National polls showed Clinton closer to H. Ross Perot than George Bush. In Texas, Clinton was a distant third. Carville told The New York Times that the campaign strategists had to "re-tool" Clinton's image with a two-pronged attack: Emphasizing his humble beginnings and having him try to engage Bush instead of Brown, who had called Clinton "the prince of sleaze."

In Pennsylvania three weeks later, 39 percent of the Democratic voters said they didn't trust him. Only in comparison with 50 percent was that an encouraging figure. But the improvement lent credibility to the strategy.


Three weeks earlier, on St. Patrick's Day, Clinton had been in Chicago, where they dye the Chicago River green to celebrate, the guy sitting next to you at the bar speaks Gaelic, and blue-collar ethnics marching behind union banners dominate the holiday parade.

Chicago was kinder to Clinton than New York. He got 52 percent of the vote in the Illinois primary, an even higher percentage in the Windy City, where the lone guerilla attack was Jerry Brown's on the Rose Law Firm and the lone snafu was Hillary's catty remark about baking cookies.

Chicago was Clinton's kind of town. Come to think of it, Chicago was where his daddy, Bill Blythe, had gone to get post-war work in 1946. Driving back to Hope to get his pregnant wife, Virginia, for the trip back to Chicago, he was killed in a late-night car crash in Sikeston, Mo.

So the circle was complete somehow. Major presidential candidates get psychoanalyzed by the press, and, as in Clinton's case, sometimes psycho-analyze themselves. The prevailing analysis of Clinton was that he was uncommonly driven, a man in a big hurry to achieve, because his daddy didn't live long enough to lay eyes on his boy, who just might grow up to be president of the United States.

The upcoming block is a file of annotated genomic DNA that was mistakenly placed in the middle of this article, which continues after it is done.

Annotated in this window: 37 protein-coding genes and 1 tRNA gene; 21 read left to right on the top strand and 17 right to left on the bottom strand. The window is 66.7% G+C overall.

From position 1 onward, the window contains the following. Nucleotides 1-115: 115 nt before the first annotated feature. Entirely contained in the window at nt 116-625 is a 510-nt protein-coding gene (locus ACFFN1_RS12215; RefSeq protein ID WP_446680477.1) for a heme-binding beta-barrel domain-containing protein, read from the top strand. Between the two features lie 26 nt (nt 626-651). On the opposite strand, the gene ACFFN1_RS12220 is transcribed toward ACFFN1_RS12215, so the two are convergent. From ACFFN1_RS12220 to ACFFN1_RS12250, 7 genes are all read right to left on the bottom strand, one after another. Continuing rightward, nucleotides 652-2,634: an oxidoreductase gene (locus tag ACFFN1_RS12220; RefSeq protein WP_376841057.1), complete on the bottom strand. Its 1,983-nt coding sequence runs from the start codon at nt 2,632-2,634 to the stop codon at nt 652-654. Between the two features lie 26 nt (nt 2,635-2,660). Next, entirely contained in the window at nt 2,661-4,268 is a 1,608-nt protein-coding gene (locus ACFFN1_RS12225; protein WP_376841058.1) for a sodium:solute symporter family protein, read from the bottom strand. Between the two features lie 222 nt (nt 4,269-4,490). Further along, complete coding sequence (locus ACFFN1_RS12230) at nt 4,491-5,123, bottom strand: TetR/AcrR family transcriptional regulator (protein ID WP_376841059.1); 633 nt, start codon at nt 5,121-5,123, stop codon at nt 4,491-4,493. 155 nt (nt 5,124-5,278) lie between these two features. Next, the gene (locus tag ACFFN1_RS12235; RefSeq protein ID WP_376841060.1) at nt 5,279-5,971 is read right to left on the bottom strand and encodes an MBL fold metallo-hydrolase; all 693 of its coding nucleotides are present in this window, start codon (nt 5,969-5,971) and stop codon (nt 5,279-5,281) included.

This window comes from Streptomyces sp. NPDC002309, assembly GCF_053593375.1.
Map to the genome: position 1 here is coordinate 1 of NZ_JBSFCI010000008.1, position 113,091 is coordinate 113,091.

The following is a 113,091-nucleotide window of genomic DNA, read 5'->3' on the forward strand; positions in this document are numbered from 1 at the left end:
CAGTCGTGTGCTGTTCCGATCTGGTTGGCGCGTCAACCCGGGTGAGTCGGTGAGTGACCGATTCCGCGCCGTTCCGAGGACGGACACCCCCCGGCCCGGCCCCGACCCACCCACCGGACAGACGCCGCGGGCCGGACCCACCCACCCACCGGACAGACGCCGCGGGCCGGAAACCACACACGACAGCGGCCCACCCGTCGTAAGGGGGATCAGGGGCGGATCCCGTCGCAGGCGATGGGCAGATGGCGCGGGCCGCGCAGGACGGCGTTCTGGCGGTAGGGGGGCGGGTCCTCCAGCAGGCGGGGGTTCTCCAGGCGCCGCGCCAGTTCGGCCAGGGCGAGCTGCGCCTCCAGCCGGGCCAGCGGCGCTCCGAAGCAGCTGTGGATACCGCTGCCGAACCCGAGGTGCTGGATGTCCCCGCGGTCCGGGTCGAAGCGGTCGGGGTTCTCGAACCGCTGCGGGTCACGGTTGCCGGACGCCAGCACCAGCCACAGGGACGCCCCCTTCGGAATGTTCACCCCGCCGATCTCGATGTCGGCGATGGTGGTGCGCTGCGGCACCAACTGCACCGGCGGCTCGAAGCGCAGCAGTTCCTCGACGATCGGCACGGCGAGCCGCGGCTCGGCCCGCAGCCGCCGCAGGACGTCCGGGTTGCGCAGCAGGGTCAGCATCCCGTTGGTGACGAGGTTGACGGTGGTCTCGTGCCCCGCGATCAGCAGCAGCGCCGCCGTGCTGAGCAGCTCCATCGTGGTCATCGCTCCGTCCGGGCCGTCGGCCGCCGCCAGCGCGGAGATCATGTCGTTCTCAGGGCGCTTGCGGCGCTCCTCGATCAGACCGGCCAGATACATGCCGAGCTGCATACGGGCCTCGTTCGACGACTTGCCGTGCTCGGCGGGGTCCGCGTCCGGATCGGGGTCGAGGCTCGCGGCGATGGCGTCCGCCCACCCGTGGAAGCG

Pundits were divided on the question of just where Clinton won the nomination. I vote for Chicago, but there were other good arguments.

It might have been in New Hampshire, where Clinton rallied against womanizing and draft charges to finish second. Carville, emphasizing the metaphor of the great athlete, said he'd never seen two politicians perform more magnificently than Clinton and former state Rep. David Matthews of Lowell (Benton County), the former Clinton law student who went to New Hampshire to introduce Clinton at speakings and vouch for his character, in the last 10 days of the New Hampshire campaign.

It might have been Georgia the next week, where Clinton benefitted from the staunch support of Gov. Zell Miller, who, by the way, had employed Carville as a consultant for his successful gubernatorial race. Such were the fortuitous connections of Clinton's presidential campaign. He was an insider in an outsider's costume.

It might have been Super Tuesday the next week. It might have been New York. But I still say Chicago, which drove Tsongas from the race.


That was the assessment the day after Clinton's convincing primary victory in Illinois by Don Rose, one of Chicago' s veteran Democratic political operatives. Rose was the architect of Jane Byrne's rise to the mayor's office more than a decade before. He directed the short-lived, ill-fated effort to propel New York Governor Mario Cuomo to the Democratic nomination with an unlikely write-in campaign in New Hampshire. After a 3 percent showing, Cuomo called off the dogs and Rose came home.

Rose shuffled through some papers to verify what he thought was so. Yes, Clinton carried every county in the state. Yes, he carried the black vote, the union vote, the ethnic vote, the down—state rural vote, the white vote, the green vote, whatever vote you have in mind. He carried every section of Chicago except one. That would be the lakefront area where Rose lives. It is dominated by young, well-educated, upscale professionals and traditional liberals, or, as Rose describes them, "hard-core progressives who oppose Mayor (Richard) Daley," the son of the legendary machine mayor and, like Clinton, a new-idea moderate who offends the dwindling left wing of the Democratic Party.

Tsongas won Don Rose's neighborhood, which provided little solace for Rose, who acknowledged that one reason he went to New Hampshire to try to drum up write-in votes for Cuomo was that he didn't like or trust this emerging Southern political phenomenon named Bill Clinton.

"I didn't like his early incarnation as the moderate, and I don't like his new incarnation as the champion of the industrial Midwest," Rose said. "I have a deep distrust."